• If the Input Current is more than 3A or the timing resolution required is finer than the SMUs can provide, then one can use either NI PXI Multifunction IO Module or an NI PXI Arbitrary Waveform Generator Module which provides finer timing resolution. But in this case, one would need to connect the output of the waveform generation instrument chosen to an amplifier which can drive the current needed by the PMIC input rail. Soliton can advise customers on the choice of amplifier based on the specifications of the PMIC.
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    Configuration Settings for the PMIC:

     

    • The Cranking Profile Test Plugin allows uses to set up register write and read to the DUT using popular protocols such as I2C, SPI, PMBUS, SMBUS, SPMI etc. The timing of these commands can be controlled relative to the cranking pulses being generated or the commands can be issued only before and after the test if desired. The register payload being sent and logged from the DUT is also configurable. The equipment of choice for the configuration purpose is the NI PXIe-6570 Digital Pattern Instrument
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      Monitoring Equipment for the PMIC Output and Input Rails and Test Points:

       

      • Low and high timing resolution waveform logs up to a few tens of MS/s can be enabled using PXI MultiFunction IO Modules themselves.
      • For even finer timing resolution, PXI Oscilloscopes may be employed depending on the horizontal and vertical resolution, accuracy, bandwidth and number of channels desired.
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        Electrical Load for the PMIC:

         

        • A 4 quadrant PXI Source Measure Unit (SMU) or (if the load is fixed throughout the test), any non-PXI Remote-programmable Electronic Load in combination with a suitable fixed load such as a decade resistance box should work. The SMU or Electronic Load can also be used for making load voltage and current measurements.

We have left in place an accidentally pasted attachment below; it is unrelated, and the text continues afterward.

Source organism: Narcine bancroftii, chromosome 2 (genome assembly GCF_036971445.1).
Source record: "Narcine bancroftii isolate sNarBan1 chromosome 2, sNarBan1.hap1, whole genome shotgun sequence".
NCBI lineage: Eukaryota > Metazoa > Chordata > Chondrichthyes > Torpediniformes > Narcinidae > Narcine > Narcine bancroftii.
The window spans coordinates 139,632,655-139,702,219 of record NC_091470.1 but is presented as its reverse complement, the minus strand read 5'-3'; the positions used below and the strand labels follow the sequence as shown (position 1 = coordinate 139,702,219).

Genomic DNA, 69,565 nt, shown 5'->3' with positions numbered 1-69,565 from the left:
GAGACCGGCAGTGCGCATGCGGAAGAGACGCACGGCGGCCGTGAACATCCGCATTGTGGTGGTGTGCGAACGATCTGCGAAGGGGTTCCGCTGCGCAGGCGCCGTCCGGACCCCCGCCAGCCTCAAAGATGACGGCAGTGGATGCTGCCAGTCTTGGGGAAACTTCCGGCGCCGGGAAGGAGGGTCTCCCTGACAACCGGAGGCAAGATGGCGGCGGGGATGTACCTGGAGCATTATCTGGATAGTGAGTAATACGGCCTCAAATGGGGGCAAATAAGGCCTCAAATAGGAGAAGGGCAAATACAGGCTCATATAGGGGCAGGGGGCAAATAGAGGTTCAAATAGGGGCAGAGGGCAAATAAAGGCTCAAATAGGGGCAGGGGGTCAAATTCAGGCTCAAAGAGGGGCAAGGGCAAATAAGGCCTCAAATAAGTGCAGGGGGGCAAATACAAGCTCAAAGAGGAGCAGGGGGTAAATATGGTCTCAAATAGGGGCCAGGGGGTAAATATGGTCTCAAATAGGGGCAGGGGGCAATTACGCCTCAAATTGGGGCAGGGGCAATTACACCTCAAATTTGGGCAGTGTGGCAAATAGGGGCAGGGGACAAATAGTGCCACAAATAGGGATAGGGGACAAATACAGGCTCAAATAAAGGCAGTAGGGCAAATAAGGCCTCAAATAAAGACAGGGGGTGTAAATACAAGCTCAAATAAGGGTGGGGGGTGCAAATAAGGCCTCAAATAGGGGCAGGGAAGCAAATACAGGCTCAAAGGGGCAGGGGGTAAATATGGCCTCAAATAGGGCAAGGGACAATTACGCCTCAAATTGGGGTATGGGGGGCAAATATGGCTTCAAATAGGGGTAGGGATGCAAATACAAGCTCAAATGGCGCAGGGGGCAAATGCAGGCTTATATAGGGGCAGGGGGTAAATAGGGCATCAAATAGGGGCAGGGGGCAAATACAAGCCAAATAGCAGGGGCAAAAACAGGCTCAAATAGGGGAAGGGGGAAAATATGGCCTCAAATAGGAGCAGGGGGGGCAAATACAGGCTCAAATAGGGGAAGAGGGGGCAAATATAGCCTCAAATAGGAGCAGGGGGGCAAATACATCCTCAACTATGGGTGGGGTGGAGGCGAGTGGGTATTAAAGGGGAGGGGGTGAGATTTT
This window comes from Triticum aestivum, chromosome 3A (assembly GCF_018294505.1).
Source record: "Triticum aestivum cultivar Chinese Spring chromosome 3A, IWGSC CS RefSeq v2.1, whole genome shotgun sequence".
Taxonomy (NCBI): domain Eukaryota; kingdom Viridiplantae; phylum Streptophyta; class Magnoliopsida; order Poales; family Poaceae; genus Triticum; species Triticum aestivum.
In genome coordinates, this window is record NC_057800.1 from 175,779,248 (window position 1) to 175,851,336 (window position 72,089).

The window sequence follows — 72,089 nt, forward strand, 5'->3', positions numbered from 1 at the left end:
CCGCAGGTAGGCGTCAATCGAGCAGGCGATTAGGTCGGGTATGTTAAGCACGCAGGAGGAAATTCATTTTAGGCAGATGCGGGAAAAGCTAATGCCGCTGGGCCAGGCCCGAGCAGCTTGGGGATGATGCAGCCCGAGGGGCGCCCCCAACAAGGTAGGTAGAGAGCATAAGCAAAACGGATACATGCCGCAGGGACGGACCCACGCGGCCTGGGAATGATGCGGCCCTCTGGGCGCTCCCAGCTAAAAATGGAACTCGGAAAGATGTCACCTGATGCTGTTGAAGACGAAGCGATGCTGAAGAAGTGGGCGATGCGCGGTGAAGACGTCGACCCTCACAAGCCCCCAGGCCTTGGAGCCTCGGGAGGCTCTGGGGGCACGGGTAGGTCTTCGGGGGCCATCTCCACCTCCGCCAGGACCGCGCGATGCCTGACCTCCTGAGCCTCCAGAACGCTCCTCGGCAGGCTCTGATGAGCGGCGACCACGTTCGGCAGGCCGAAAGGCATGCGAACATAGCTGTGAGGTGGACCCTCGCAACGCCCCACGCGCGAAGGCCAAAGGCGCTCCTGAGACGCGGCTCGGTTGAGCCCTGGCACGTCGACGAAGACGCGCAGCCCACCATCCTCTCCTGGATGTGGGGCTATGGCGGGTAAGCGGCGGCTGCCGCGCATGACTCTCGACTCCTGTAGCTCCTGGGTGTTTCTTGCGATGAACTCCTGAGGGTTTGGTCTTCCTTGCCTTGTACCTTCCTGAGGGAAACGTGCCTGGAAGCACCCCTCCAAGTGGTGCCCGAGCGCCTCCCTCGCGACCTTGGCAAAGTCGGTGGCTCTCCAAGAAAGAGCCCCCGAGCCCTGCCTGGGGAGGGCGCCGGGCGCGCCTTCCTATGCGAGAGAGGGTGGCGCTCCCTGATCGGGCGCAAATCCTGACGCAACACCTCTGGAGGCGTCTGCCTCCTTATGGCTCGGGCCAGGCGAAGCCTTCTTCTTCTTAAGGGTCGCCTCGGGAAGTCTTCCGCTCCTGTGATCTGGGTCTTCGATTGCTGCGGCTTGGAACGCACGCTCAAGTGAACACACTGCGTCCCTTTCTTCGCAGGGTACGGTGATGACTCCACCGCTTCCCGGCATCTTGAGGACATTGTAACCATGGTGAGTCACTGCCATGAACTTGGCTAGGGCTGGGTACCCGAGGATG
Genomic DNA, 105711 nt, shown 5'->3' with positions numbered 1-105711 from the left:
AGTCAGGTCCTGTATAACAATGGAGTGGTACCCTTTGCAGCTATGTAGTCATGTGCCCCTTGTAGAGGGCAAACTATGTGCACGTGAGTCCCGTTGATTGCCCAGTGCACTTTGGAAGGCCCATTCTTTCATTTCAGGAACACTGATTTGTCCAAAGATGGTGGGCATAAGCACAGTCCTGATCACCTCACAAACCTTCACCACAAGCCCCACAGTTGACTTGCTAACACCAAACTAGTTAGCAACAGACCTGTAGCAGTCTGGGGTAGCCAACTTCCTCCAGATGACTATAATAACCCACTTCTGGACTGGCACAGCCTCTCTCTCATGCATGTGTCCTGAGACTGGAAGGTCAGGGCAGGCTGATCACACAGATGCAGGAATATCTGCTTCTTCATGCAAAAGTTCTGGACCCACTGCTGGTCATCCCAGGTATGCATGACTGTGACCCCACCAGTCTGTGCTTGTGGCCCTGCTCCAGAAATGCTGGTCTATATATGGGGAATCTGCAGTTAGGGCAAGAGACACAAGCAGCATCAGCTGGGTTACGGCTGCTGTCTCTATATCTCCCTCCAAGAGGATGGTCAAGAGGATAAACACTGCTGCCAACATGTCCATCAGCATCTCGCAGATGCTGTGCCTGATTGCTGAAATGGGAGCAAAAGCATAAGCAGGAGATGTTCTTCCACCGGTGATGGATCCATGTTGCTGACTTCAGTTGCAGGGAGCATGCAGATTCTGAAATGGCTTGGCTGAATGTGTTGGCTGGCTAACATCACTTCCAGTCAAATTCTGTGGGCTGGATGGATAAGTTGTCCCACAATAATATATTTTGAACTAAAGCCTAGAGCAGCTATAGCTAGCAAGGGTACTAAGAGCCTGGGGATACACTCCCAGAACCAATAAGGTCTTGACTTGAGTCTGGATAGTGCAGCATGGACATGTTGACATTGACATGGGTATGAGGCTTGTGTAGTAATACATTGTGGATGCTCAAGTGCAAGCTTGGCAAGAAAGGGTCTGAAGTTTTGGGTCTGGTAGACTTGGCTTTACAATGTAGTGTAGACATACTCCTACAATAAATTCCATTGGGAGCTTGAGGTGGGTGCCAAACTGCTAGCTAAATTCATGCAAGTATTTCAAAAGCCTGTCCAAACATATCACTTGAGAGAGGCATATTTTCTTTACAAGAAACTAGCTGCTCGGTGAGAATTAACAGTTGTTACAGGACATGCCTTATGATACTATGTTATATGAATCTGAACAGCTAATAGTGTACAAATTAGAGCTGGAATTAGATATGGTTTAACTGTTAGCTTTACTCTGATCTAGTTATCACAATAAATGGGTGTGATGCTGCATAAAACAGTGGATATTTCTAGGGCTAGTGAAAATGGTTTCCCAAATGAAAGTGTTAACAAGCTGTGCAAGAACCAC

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          The Cranking Profile Test plugin contains a graphical representation of the cranking profiles in its Test Parameters tab. The test engineer can alter various portions of the cranking pulse using the controls. The test engineer can also choose between cold and warm start profiles. These cranking profile parameters can be saved, recalled and edited. Figure 2. Shows the cold and warm star profiles available in the Cranking Profile Test Plugin.

Cranking profiles and their parameters as seen in the Test Parameters tab of the Cranking Profile Test Plugin.

Figure 3. Cranking profiles and their parameters as seen in the Test Parameters tab of the Cranking Profile Test Plugin. (The cold start profile will be shown on the Test Parameters tab)

 

Figure 4. shows the Measurements and Test Results tab of the Cranking Profile Test plugin in SIVA. This tab displays the input and output profiles for each test pulse. The graphical display on the Test and Measurements tab shows the input and output signals acquired by the oscilloscopes.

Test and Measurements Tab for the PMIC Cranking Profile Test Plugin in SIVA.

Figure 4. Test and Measurements Tab for the PMIC Cranking Profile Test Plugin in SIVA. The graphical display shows the time course of input and output pulses. The input test pulse shown here is that for the warm start test.


 
The PMIC Cranking Profile Test plugin takes advantage of the Hardware Abstraction Layer functionality built in to SIVA framework which makes it easy for a test engineer to use measuring instruments from the suite of PXI instruments.
 
Also available as a separately sold add-on to the PMIC Cranking Profile Test Plugin is DIVE, a waveform tagging, learning and analysis tool that uses Machine Learning Models to simplify the waveform analysis for switching regulator type PMICs. One can train DIVE to classify the waveform scope-shots from the PMIC output terminals as NORMAL or ANOMALOUS or DEFECT1. Some thematic diagrams and screenshots are shown below.

Workflow and Capabilities of DIVE

Figure 5. Workflow and Capabilities of DIVE.

 

PMIC Switching regulator waveform analysis in progress using DIVE.

Figure 6. PMIC Switching regulator waveform analysis in progress using DIVE.

 

*Click below button to Download SIVA Framework Introduction

Other PMIC plugins currently under development: